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Evil, artfully done

The Noonday Cemetery: And Other Stories, Gustaw Herling, Translated from the Polish by Bill Johnston, New Directions: 282 pp., $25.95

September 07, 2003|Jaroslaw Anders | Jaroslaw Anders is a translator and critic.

The narrator of these 13 beautifully crafted, mysterious, often unsettling stories is an elderly Polish writer living in Naples, Italy. Ailing and an insomniac, he spends his semi-retirement as a metaphysical sleuth piecing together accounts of ancient and modern acts of unspeakable evil, outbreaks of cruelty and self-destruction, downfalls of illustrious families and cases of moral debasement of seemingly stalwart characters. Though hardly enjoying those spectacles of desolation -- they sometimes make him physically sick -- he seems to be on a personal mission to record some of the devil's more imaginative exploits.

The reason for this strange fascination, we are led to believe, is hidden somewhere in his own past. From scattered remarks we learn that he was a soldier in World War II, lived through a shattering personal tragedy and has intimate knowledge of the horrors of the 20th century.

In those respects, the narrator is a literary double of the book's author, Gustaw Herling, one of the finest Polish memoirists and fiction writers, who died in 2000 in Naples. Born in 1919 in the Polish town of Kielce, Herling moved eastward in 1939 searching for an opportunity to fight the Germans. He was arrested by the Soviets and sent to a labor camp on the White Sea. In 1941, when Hitler broke his pact with Stalin, Herling staged a hunger strike and was released in 1942 to join the Polish army that was being formed in the Soviet Union. Together with his Polish unit, he took part in the Allied campaign in Italy, for which he received the highest Polish military medal.

Herling spent his first years after the war in London, where he wrote his best known work, "A World Apart," a slightly fictionalized account of his two years in the Soviet gulag. It was one of the first such literary testimonies, preceding Solzhenitsyn's "One Day in the Life of Ivan Denisovich" by seven years.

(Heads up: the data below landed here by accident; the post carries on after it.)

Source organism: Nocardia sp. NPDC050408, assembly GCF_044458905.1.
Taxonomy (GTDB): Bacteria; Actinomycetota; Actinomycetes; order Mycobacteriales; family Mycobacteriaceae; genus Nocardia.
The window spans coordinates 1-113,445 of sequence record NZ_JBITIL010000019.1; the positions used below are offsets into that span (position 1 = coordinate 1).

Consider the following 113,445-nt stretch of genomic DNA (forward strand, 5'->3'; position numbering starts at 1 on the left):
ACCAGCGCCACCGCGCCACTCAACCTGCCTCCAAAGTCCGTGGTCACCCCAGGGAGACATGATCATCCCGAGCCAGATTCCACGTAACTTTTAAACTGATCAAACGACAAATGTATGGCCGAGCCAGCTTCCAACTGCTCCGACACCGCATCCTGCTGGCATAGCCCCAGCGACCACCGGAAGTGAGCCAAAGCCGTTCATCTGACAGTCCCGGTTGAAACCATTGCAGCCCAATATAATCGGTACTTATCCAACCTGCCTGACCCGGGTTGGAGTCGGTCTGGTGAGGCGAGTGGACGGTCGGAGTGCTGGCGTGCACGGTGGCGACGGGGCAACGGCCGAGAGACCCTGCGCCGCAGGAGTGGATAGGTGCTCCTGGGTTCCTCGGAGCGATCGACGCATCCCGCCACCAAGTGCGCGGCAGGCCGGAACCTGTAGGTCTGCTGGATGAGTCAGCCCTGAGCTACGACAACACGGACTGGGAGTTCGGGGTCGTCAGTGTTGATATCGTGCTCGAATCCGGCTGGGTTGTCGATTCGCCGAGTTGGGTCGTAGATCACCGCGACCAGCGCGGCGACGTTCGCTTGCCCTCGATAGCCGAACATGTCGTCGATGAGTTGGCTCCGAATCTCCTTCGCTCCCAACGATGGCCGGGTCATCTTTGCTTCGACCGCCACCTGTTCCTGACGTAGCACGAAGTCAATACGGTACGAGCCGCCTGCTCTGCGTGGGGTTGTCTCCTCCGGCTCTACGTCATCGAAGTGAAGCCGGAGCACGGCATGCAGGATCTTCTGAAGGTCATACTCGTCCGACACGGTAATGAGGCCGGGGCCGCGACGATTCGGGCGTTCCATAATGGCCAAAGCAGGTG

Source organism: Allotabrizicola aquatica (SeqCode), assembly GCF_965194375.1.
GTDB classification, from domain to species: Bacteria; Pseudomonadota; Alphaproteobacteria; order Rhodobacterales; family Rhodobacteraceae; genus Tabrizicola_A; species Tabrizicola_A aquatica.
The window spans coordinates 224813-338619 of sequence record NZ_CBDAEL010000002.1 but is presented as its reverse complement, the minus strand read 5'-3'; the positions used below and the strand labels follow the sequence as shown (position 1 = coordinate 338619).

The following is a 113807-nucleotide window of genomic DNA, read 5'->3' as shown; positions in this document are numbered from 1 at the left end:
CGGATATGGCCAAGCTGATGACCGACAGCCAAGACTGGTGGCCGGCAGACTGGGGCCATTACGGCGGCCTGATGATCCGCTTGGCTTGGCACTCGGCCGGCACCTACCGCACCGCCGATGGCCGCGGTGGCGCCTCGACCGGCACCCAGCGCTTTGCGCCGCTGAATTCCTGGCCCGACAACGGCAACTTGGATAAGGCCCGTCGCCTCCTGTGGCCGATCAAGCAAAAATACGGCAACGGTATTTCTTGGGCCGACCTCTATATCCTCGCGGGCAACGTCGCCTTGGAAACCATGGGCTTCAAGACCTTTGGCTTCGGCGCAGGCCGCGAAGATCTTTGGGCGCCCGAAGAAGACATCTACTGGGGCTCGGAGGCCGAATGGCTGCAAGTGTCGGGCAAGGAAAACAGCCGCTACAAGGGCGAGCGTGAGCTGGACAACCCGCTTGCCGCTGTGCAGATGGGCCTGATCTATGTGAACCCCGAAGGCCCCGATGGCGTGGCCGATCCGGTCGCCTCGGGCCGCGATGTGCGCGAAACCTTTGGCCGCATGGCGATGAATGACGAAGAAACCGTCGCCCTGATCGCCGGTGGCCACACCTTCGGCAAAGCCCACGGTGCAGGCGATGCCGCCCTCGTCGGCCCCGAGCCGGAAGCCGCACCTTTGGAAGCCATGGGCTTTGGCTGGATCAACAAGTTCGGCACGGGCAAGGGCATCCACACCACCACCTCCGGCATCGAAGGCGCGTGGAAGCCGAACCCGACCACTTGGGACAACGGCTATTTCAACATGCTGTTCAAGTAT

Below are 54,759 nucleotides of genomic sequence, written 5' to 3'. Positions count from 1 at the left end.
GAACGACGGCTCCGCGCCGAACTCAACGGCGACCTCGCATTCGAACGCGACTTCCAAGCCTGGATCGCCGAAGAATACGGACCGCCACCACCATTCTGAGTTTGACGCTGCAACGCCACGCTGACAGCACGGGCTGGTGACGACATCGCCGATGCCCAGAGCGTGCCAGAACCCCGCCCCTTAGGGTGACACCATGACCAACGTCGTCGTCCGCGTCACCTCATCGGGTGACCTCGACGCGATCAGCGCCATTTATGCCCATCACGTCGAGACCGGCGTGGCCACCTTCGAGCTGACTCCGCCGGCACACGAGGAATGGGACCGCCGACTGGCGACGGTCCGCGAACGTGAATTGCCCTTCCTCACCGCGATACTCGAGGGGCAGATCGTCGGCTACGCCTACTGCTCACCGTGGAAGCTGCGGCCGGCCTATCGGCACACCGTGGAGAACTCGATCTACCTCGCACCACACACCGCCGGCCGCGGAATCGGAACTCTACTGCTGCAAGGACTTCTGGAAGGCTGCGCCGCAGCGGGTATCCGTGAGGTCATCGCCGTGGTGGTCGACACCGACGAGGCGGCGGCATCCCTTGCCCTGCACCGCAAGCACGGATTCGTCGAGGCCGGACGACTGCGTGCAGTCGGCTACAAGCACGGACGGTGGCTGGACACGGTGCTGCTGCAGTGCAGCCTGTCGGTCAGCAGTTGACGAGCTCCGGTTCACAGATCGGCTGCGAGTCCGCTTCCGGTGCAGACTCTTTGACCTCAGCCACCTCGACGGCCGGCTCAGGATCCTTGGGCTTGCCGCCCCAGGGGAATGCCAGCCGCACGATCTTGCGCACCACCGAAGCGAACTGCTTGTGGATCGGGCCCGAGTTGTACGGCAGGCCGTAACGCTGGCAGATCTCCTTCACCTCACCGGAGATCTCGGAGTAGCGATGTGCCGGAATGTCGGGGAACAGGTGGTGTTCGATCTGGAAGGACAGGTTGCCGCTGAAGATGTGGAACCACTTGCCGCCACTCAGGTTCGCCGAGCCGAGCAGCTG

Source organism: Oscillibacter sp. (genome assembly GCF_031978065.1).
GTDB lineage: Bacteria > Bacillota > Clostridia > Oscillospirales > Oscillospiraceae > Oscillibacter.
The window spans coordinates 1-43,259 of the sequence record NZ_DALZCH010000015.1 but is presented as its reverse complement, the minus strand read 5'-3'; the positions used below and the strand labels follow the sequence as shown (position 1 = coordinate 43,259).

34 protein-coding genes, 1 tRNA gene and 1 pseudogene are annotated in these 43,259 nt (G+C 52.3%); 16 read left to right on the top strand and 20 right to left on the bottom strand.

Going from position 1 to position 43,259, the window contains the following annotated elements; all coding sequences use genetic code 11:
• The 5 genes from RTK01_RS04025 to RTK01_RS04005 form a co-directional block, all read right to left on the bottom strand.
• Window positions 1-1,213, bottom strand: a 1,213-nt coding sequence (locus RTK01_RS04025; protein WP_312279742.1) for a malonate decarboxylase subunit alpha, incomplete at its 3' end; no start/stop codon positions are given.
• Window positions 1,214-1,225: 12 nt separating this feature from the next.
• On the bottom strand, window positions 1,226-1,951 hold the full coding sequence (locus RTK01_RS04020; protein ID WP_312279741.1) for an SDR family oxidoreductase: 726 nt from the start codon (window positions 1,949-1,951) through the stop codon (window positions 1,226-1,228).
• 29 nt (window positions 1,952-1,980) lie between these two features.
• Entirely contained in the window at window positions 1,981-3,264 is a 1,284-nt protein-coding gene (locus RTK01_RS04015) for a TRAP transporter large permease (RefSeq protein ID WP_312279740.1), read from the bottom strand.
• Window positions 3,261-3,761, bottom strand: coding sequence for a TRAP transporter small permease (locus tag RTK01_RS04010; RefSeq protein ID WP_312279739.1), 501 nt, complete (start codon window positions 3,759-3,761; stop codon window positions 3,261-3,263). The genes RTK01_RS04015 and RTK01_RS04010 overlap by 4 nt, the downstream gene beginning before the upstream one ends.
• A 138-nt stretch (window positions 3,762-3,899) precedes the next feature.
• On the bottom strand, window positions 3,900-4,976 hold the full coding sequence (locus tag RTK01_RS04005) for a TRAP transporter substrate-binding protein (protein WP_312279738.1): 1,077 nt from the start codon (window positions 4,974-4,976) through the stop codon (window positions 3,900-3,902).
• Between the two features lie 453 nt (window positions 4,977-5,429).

It was also in London that Herling's first wife, Krystyna, committed suicide. In the only story set in that city, the narrator calls it his personal "heart of darkness," a place that gives him attacks of breathlessness and "indefinable fear." Soon after the tragedy, the author moved to Italy, where he married the daughter of the Italian philosopher and anti-fascist Benedetto Croce. He was one of the co-founders and co-editors of the legendary Paris-based Polish magazine Kultura, which, during the communist decades, served as a forum of Polish free intellectual life. Though equally at odds with Italian leftist elites and their conservative-Christian counterparts, Herling developed several lifelong friendships among Italy's more independent intellectuals, especially with Ignazio Silone and Nicola Chiaromonte.

After the fall of communism, Herling frequently visited his native country and became a regular contributor to one of its largest dailies. His feisty, uncompromising views, and his declared hostility toward former communists (he refused to call them "former"), who soon returned to power as "social democrats," estranged him even from some former democratic activists.

Yet Herling was equally pugnacious about the policies of the Polish Catholic Church and did not hesitate to criticize Pope John Paul II. "Beata, Santa," one of the stories in "The Noonday Cemetery," touched off a controversy in Poland because it was interpreted as an open attack on the church's antiabortion stance -- some people even took it for a report of real events.

"Beata, Santa" tells the story of Marianna, a young Polish girl who is captured by Bosnian Serbs on a visit to the former Yugoslavia and is placed in one of the "rape camps" for Bosnian women. She gets pregnant, but after her release she decides to follow the pope's appeal to raped women and not have an abortion. The church starts a propaganda campaign presenting Marianna as a model of Christian womanhood. What is more, the girl seems spiritually untouched by her terrifying experiences. She remains pure, innocent and full of love for God, people and the child she is carrying. A kindly Italian priest, who offers her shelter (she is reluctant to return to Poland), starts to spread rumors about her saintly qualities. When the girl dies in childbirth -- serene and acquiescent -- the church immediately begins her beatification process.

And then ... a horrifying discovery is made. In an exceptionally cruel way, fate seems to mock the young woman, the church zealots and all their naive attempts to turn the story of unparalleled evil into an edifying tale of triumphant Christian virtue.

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